BiFrost is the core service of every Walhall application. It exposes all of the application’s microservices as a single API and acts as the main authentication layer. It also provides the basic data model of the application and handles user management and permissions.
All logic modules incorporate the BiFrost data model. These are the most important models:
- Organization: The top-level class of a Walhall application.
- CoreUser: A registered user of a Walhall application who belongs to an Organization.
- CoreGroup: A model that defines a group of CoreUsers with specific permissions in the context of a given WorkflowLevel (1 or 2).
- WorkflowLevel: WorkflowLevels are core objects that define the data hierarchy of the application. They are associated with each data model in each backend service. There are two types of WorkflowLevels: WorkflowLevel1 and WorkflowLevel2. See the permissions section for more details.
You can manage these data models in your application by making requests to the BiFrost API.
The BiFrost permissions model follows the role-based access control (RBAC) pattern.
In Walhall, CoreUser permissions are assigned on the basis of which CoreGroups they belong to. Each CoreGroup is associated with one WorkflowLevel1 or one WorkflowLevel2. “Permissions” are defined as the ability to execute CRUD operations on the data model with which the WorkflowLevel is associated.
WorkflowLevel1s are top-level; all WorkflowLevel2s must be associated with a WorkflowLevel1 as a child object. However, WorkflowLevel2s can also be children of other WorkflowLevel2s – a recursive permissions structure.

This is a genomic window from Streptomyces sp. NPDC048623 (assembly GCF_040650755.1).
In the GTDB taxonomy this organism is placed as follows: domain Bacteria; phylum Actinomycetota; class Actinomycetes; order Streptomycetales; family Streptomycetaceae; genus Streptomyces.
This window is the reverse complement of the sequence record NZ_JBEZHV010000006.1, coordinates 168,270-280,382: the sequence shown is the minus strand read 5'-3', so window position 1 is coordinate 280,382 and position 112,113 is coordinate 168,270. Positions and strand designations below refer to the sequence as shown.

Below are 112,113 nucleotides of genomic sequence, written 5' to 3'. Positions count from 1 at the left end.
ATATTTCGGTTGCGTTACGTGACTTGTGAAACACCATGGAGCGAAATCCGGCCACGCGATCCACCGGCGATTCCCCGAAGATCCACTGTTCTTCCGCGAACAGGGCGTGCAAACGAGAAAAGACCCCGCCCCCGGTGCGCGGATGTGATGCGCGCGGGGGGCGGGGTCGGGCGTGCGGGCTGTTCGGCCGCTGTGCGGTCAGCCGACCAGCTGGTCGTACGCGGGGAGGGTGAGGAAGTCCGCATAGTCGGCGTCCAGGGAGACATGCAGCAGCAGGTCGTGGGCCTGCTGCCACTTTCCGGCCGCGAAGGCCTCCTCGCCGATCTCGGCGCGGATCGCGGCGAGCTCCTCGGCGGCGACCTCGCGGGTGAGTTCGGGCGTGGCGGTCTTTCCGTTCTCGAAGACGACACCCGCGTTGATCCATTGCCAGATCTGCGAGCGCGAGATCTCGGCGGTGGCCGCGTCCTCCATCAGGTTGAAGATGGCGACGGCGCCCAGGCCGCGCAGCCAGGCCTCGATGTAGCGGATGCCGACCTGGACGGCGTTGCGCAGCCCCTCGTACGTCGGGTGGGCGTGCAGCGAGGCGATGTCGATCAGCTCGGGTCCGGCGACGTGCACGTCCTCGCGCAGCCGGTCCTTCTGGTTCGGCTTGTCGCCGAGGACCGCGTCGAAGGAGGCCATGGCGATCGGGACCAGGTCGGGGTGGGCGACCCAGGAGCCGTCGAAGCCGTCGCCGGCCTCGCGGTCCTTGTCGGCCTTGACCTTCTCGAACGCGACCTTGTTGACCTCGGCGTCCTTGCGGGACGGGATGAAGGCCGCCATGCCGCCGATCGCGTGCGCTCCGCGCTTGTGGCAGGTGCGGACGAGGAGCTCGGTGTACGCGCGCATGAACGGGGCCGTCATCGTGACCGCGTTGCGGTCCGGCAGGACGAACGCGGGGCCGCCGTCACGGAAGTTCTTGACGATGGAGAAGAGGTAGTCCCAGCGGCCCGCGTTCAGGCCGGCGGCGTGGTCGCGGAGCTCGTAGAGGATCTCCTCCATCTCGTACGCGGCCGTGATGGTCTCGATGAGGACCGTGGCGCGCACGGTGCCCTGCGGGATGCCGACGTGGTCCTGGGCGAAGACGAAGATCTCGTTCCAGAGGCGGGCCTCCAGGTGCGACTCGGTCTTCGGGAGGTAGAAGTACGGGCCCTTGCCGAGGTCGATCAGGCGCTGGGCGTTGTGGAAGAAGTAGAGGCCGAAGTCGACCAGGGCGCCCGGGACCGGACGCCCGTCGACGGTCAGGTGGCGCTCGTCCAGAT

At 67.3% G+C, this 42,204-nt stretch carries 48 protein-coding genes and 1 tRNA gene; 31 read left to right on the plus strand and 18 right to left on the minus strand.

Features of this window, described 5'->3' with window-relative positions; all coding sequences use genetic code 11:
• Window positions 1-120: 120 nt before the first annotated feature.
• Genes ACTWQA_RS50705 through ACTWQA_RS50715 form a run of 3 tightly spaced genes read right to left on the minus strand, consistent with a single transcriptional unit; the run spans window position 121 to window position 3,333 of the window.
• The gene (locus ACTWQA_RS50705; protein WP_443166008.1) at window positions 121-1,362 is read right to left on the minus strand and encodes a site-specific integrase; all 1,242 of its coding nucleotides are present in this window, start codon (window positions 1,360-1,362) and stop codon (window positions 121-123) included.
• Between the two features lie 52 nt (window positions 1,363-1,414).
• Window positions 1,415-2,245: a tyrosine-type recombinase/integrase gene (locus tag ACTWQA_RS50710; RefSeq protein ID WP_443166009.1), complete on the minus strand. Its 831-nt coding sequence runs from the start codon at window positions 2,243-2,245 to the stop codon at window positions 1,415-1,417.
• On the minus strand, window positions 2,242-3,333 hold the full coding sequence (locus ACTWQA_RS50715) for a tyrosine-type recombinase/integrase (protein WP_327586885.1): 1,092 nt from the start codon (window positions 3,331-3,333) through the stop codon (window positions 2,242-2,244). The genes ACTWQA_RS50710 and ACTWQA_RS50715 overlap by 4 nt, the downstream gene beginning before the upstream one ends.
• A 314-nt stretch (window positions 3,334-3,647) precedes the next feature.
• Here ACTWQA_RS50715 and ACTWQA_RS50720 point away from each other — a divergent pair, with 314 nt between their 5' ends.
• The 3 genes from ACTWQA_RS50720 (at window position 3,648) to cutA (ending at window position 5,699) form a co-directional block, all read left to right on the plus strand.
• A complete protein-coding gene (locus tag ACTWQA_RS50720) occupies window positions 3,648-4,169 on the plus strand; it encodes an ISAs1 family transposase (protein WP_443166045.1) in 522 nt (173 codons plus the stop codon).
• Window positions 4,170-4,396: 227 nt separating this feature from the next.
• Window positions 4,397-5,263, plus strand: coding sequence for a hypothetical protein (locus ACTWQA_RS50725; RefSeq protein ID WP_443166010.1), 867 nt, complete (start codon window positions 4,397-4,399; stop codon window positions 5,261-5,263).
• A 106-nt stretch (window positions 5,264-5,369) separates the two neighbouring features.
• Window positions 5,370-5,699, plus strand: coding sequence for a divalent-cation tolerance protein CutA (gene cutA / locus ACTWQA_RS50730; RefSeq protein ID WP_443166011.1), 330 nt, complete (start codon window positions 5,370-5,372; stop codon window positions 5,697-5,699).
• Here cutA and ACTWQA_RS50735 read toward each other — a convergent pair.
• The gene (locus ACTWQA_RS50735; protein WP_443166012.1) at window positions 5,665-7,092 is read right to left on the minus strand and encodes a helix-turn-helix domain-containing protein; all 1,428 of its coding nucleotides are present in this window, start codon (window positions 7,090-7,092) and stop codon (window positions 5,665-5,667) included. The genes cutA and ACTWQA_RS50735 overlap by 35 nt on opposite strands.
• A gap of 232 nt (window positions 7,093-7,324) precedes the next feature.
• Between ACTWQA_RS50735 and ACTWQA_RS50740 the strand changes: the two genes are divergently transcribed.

If a CoreGroup is given permissions to a WorkflowLevel1, then those permissions will cascade down to all child WorkflowLevel2s.
If a CoreGroup is given permissions to a WorkflowLevel2, then those permissions will cascade down to all child WorkflowLevel2s, but they will not have permissions to the WorkflowLevel1.
When your Walhall application is deployed, BiFrost runs a discovery process to determine which services are used in the application. As the API gateway, BiFrost receives API requests, enforces throttling and security policies, passes requests to the backend services, and then passes the response back to the requester.
In order to be discovered by BiFrost, your service must follow the OpenAPI (Swagger) specification and expose a swagger.json file on the
SwaggerUI for your application
As part of the discovery process, BiFrost will combine the Swagger files from all the services and serve the combined API documentation at the
/docs endpoint of the application via SwaggerUI.